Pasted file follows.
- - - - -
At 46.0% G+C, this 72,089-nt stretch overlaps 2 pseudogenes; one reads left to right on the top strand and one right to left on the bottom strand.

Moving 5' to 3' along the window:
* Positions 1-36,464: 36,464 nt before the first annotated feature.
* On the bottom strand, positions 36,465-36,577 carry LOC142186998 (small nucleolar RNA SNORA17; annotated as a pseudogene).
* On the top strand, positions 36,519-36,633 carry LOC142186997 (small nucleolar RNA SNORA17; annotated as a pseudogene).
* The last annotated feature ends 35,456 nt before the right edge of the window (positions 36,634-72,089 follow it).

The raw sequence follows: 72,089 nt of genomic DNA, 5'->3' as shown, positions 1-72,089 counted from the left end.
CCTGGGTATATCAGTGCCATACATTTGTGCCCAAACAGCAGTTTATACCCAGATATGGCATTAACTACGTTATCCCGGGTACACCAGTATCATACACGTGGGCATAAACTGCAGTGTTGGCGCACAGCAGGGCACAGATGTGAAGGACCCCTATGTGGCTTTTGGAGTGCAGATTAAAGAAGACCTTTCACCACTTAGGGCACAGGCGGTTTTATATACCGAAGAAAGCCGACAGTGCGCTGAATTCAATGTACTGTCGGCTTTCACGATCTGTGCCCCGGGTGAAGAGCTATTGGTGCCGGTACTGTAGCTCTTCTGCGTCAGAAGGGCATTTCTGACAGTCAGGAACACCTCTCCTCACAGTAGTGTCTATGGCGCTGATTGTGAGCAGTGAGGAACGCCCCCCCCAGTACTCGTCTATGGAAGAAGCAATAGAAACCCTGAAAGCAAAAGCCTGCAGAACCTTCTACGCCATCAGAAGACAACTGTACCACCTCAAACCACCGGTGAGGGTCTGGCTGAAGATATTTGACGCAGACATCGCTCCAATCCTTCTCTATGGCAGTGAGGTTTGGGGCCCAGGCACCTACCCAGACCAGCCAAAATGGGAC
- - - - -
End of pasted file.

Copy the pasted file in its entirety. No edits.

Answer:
At 46.0% G+C, this 72,089-nt stretch overlaps 2 pseudogenes; one reads left to right on the top strand and one right to left on the bottom strand.

Moving 5' to 3' along the window:
* Positions 1-36,464: 36,464 nt before the first annotated feature.
* On the bottom strand, positions 36,465-36,577 carry LOC142186998 (small nucleolar RNA SNORA17; annotated as a pseudogene).
* On the top strand, positions 36,519-36,633 carry LOC142186997 (small nucleolar RNA SNORA17; annotated as a pseudogene).
* The last annotated feature ends 35,456 nt before the right edge of the window (positions 36,634-72,089 follow it).

The raw sequence follows: 72,089 nt of genomic DNA, 5'->3' as shown, positions 1-72,089 counted from the left end.
CCTGGGTATATCAGTGCCATACATTTGTGCCCAAACAGCAGTTTATACCCAGATATGGCATTAACTACGTTATCCCGGGTACACCAGTATCATACACGTGGGCATAAACTGCAGTGTTGGCGCACAGCAGGGCACAGATGTGAAGGACCCCTATGTGGCTTTTGGAGTGCAGATTAAAGAAGACCTTTCACCACTTAGGGCACAGGCGGTTTTATATACCGAAGAAAGCCGACAGTGCGCTGAATTCAATGTACTGTCGGCTTTCACGATCTGTGCCCCGGGTGAAGAGCTATTGGTGCCGGTACTGTAGCTCTTCTGCGTCAGAAGGGCATTTCTGACAGTCAGGAACACCTCTCCTCACAGTAGTGTCTATGGCGCTGATTGTGAGCAGTGAGGAACGCCCCCCCCAGTACTCGTCTATGGAAGAAGCAATAGAAACCCTGAAAGCAAAAGCCTGCAGAACCTTCTACGCCATCAGAAGACAACTGTACCACCTCAAACCACCGGTGAGGGTCTGGCTGAAGATATTTGACGCAGACATCGCTCCAATCCTTCTCTATGGCAGTGAGGTTTGGGGCCCAGGCACCTACCCAGACCAGCCAAAATGGGAC